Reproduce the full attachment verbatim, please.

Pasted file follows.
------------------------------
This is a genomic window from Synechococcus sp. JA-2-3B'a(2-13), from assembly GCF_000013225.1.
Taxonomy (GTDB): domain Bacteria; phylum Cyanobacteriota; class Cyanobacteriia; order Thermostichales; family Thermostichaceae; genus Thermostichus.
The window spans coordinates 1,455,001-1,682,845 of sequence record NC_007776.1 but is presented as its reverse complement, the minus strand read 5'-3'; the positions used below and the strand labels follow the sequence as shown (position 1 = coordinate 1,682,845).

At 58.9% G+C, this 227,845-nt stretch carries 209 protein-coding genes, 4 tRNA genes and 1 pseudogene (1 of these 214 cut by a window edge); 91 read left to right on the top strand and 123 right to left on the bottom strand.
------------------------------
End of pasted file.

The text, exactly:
This is a genomic window from Synechococcus sp. JA-2-3B'a(2-13), from assembly GCF_000013225.1.
Taxonomy (GTDB): domain Bacteria; phylum Cyanobacteriota; class Cyanobacteriia; order Thermostichales; family Thermostichaceae; genus Thermostichus.
The window spans coordinates 1,455,001-1,682,845 of sequence record NC_007776.1 but is presented as its reverse complement, the minus strand read 5'-3'; the positions used below and the strand labels follow the sequence as shown (position 1 = coordinate 1,682,845).

At 58.9% G+C, this 227,845-nt stretch carries 209 protein-coding genes, 4 tRNA genes and 1 pseudogene (1 of these 214 cut by a window edge); 91 read left to right on the top strand and 123 right to left on the bottom strand.